The census of 1881 lists 140 male adults and 89 male children, 96 female adults and 69 female children, a total of 394 persons in the town aside from the military.  In the ranche there were 428 males and 412 females, a total of 840.  No mention is made of those who were absent and perhaps, in February, very few were.  The total population of Sitka was, 1,234.

Only a few of the people at Sitka in 1870 who were born outside of Alaska and Russia remained until 1881.  There is a good deal of variation in the spelling of names in the two lists, so that identification cannot always be positive, but of the 100 "outsiders" listed in the first census, only nine are certainly in the second, with five more possibly remaining.

Among those who stayed were Samuel Goldstein and Laran Caplan, the merchants; Abraham Cohen, the brewer; and A. Cazian, the trader.  Ames Whitford was also present in 1881, and was then listed as a merchant.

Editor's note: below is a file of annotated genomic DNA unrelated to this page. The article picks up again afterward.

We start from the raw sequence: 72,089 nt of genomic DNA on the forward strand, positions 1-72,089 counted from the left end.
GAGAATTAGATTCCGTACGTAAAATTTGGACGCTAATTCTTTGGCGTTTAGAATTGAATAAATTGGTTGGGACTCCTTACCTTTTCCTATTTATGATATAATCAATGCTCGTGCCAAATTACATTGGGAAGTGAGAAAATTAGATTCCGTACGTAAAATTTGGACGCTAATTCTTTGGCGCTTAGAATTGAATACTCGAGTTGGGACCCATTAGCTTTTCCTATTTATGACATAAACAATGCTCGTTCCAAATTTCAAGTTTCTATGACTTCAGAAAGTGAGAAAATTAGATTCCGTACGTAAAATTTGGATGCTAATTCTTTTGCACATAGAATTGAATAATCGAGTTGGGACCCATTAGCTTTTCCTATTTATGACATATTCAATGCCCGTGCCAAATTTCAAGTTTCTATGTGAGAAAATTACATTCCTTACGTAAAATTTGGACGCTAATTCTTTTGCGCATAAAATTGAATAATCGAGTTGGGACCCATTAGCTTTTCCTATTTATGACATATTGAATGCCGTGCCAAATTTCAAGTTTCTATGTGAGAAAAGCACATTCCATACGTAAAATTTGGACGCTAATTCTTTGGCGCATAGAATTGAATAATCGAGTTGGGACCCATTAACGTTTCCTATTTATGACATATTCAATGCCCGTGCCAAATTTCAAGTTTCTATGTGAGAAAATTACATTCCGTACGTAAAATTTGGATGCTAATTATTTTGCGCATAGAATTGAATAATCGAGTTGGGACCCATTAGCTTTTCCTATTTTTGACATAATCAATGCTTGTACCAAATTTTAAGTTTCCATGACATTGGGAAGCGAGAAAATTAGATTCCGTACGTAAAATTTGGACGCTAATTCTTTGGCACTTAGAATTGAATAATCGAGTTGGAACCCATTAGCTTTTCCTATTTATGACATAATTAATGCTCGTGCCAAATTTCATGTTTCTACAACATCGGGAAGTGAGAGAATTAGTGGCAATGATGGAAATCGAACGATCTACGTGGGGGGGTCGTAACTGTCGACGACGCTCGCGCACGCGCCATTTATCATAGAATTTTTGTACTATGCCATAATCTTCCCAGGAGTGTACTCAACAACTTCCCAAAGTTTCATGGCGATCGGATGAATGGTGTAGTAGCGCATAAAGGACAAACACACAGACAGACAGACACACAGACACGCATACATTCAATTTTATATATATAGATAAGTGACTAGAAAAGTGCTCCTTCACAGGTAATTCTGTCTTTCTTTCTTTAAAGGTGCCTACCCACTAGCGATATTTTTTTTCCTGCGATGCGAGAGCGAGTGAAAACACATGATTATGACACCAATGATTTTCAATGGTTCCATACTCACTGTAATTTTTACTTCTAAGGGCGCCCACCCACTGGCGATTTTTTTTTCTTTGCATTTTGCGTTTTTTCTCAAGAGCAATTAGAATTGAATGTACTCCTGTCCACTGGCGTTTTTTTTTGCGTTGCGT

The nationalities enumerated in 1881 were: Alaska, 235; American, 126; Russian, 15; British, 8; Chinese, 3; French, 2; German, 1; unknown, 4.

There was some change in occupations during the 10 years.  No miners were listed in 1870; there were 35 in 1881.  Saloon keepers decreased from 12 to four, no prostitutes are listed in 1881, and the 17 laundresses were replaced by 22 "washerwomen."

There was a civilian doctor, Upton H. Dulaney, at Sitka in 1881, although he also worked as assistant collector of customs.  There were also two missionaries, the Rev. George W. Lyons and the Rev. John Green Brady, who later became the fifth governor of Alaska.

Sam Goldstein, listed as single in 1870, had a wife and two children, Abraham and Josephine, by 1881.  A Cohen had also acquired a wife, and three daughters, Henrietta, Augusta, and Estelle, in the interval.

Many of the names in the census list of 1881 are familiar to present residents of Sitka.  Allard, Alberstone, Bahrt, Bolshanin, Chrenoff, de Groff, Herman, Kaznakoff, Larinoff, Vanderbilt, Joe Juneau and Richard Harris, the discoverers of the gold on Gastineau Channel, lived at Sitka in 1881.

Russian names still predominated in 1881, but Sitka had by then taken on the aspects of an American village.


Source: De Armond, Robert N., "The Army Takes The Sitka Census."  Alaska Life: The Territorial Magazine.  Juneau, Alaska: Alaska Life Publishing Co., December, 1945.